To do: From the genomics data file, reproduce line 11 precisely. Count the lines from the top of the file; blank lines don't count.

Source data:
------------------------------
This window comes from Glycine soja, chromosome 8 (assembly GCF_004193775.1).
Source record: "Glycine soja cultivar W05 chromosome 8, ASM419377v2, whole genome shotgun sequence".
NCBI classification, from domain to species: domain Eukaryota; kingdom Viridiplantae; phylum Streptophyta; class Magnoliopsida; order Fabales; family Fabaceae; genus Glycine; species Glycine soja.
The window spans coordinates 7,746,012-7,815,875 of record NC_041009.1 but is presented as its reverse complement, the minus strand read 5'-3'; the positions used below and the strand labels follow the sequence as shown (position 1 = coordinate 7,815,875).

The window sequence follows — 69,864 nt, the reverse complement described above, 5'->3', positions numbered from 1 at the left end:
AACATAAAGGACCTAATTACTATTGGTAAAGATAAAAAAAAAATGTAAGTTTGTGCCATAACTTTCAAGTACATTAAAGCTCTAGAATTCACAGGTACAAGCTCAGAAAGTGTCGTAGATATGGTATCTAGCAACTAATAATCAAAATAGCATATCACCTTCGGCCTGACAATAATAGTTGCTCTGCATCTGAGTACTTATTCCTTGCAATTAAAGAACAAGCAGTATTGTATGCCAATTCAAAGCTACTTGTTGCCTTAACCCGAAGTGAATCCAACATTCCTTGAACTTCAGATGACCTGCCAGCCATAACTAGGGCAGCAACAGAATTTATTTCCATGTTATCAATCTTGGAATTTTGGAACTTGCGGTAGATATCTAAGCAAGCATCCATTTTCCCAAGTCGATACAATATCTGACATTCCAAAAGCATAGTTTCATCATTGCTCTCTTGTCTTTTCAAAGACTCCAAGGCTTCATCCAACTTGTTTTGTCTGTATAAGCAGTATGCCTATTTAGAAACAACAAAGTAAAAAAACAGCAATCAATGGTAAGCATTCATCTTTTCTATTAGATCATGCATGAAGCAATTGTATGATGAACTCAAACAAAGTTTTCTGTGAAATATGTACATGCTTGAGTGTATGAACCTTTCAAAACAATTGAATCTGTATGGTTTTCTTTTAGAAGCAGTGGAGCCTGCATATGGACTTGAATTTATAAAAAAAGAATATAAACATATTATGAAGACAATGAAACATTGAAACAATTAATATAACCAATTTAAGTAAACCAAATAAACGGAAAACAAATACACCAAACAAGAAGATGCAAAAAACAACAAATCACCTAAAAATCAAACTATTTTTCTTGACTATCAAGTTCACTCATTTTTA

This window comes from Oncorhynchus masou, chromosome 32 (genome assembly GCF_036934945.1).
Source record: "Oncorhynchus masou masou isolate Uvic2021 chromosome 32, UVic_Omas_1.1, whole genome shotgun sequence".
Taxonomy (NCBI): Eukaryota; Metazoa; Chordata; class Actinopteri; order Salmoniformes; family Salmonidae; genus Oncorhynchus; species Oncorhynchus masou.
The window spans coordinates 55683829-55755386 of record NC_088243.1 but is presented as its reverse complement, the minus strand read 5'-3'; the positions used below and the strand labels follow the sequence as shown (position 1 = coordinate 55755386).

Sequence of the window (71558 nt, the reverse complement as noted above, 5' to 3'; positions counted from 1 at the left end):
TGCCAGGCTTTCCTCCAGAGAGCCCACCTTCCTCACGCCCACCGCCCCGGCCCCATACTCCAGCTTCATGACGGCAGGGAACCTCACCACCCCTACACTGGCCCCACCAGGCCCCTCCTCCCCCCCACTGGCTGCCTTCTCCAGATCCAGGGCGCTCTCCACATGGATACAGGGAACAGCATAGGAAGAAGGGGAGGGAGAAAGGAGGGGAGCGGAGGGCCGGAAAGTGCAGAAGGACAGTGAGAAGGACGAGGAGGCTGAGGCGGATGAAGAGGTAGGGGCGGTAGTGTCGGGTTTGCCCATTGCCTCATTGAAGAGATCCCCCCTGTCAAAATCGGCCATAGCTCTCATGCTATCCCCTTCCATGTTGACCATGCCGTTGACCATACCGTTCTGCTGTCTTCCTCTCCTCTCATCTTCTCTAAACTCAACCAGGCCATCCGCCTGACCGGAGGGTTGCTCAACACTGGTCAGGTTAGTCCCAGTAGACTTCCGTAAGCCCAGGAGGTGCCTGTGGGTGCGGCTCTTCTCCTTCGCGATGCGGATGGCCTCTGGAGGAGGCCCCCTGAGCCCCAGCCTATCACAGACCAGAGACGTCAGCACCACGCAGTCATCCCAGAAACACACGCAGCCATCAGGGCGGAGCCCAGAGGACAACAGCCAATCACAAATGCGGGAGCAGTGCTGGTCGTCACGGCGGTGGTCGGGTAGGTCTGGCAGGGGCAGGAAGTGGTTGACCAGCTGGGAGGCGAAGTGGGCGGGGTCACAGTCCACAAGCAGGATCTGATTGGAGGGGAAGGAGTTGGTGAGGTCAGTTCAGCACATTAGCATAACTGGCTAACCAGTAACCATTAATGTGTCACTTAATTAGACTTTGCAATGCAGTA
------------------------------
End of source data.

Sequence of the window (71558 nt, the reverse complement as noted above, 5' to 3'; positions counted from 1 at the left end):